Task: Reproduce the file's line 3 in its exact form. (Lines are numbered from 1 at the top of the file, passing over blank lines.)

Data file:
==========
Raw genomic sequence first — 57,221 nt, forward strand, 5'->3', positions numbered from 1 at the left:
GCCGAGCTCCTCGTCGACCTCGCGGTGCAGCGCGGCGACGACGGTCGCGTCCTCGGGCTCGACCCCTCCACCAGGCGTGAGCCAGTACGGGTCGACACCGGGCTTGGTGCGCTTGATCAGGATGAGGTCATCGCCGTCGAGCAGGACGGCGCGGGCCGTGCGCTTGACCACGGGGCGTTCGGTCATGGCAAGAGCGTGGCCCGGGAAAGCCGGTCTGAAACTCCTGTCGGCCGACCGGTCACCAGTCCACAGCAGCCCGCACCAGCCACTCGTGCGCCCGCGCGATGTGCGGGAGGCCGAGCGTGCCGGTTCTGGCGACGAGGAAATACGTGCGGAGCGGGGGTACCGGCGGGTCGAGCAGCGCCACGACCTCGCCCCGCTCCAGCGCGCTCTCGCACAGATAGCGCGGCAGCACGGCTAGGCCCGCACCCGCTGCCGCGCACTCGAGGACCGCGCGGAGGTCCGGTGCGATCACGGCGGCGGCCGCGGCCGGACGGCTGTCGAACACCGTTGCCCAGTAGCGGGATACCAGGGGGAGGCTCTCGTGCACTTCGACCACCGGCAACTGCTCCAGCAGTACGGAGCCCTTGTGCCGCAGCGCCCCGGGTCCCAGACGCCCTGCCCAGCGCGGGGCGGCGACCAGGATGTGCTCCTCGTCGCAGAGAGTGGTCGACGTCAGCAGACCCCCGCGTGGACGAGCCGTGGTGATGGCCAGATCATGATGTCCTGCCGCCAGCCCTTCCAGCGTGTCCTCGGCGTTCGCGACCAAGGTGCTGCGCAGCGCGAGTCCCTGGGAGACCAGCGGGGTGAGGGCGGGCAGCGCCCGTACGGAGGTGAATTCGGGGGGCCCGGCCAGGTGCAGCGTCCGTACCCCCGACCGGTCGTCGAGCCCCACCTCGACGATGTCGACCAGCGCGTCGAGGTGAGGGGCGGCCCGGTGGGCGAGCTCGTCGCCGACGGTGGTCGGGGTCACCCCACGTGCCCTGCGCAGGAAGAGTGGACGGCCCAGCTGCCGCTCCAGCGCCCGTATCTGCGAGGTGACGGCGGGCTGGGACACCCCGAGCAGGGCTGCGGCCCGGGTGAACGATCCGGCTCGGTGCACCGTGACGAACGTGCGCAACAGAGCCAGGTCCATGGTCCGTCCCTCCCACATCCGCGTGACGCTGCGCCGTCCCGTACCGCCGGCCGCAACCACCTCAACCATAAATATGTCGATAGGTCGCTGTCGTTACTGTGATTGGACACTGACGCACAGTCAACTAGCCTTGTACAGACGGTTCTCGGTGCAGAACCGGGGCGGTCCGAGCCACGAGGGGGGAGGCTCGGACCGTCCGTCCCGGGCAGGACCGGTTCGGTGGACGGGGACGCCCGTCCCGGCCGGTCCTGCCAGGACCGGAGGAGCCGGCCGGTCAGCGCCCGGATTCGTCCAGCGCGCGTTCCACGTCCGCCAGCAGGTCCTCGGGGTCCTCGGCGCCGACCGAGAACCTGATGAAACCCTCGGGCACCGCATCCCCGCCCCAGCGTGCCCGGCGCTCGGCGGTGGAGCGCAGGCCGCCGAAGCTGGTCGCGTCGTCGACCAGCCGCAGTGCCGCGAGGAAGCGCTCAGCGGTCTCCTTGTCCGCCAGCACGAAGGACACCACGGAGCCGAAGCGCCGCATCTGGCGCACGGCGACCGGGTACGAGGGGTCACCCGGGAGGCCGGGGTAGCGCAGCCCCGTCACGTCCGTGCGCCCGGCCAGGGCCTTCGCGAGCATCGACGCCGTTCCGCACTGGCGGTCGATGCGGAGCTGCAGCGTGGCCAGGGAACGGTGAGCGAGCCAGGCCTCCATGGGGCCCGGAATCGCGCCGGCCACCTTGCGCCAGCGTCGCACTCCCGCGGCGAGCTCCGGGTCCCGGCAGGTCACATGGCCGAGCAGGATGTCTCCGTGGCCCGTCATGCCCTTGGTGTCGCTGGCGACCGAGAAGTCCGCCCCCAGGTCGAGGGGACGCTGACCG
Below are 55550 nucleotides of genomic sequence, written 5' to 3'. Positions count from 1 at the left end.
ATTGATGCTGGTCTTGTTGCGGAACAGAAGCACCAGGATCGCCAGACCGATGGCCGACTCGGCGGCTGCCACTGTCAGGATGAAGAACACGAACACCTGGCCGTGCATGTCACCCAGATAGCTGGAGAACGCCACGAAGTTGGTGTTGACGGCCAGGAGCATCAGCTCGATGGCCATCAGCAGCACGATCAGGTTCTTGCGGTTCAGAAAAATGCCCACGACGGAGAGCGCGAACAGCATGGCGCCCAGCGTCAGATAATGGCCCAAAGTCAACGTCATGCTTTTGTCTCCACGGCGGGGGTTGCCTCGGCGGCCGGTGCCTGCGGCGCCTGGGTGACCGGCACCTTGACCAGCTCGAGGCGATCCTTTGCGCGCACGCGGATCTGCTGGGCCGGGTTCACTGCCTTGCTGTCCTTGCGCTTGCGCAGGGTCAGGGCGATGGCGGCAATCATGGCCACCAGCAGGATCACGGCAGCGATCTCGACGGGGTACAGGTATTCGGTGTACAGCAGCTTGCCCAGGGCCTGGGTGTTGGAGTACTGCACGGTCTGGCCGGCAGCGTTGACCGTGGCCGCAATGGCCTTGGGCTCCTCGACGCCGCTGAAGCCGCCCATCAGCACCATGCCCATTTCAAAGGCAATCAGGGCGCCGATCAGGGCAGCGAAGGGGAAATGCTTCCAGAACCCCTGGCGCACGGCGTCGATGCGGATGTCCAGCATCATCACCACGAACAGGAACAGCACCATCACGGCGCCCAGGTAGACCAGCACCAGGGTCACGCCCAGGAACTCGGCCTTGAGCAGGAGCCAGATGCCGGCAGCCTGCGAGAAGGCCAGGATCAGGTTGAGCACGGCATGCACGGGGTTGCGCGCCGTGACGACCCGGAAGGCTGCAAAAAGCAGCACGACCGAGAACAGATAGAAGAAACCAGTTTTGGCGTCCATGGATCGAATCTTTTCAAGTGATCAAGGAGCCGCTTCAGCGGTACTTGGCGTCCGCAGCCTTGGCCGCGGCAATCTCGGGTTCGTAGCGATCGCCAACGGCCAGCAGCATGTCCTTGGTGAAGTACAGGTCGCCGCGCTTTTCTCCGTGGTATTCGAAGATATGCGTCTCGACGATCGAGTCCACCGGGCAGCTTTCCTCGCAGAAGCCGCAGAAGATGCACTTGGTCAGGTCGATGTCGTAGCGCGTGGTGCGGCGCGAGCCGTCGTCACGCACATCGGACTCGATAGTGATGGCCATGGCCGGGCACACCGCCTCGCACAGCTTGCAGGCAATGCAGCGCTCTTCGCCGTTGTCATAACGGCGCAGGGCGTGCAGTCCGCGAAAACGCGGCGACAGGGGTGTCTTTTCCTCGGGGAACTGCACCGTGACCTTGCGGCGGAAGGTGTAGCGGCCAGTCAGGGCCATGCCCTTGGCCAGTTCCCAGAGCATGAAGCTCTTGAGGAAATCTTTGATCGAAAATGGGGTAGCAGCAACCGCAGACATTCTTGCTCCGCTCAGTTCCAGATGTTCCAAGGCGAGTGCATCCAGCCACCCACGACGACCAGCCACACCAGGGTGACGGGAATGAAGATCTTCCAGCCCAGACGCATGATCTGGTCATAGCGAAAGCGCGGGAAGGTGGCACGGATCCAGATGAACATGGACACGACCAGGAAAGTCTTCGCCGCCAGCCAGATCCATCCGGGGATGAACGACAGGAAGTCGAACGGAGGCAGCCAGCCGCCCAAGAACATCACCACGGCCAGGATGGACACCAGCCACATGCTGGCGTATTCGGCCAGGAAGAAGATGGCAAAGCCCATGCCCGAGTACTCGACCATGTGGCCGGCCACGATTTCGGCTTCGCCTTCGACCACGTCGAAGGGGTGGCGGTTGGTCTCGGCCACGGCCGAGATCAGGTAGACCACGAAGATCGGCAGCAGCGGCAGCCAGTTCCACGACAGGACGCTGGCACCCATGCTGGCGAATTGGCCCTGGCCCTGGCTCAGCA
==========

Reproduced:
Below are 55550 nucleotides of genomic sequence, written 5' to 3'. Positions count from 1 at the left end.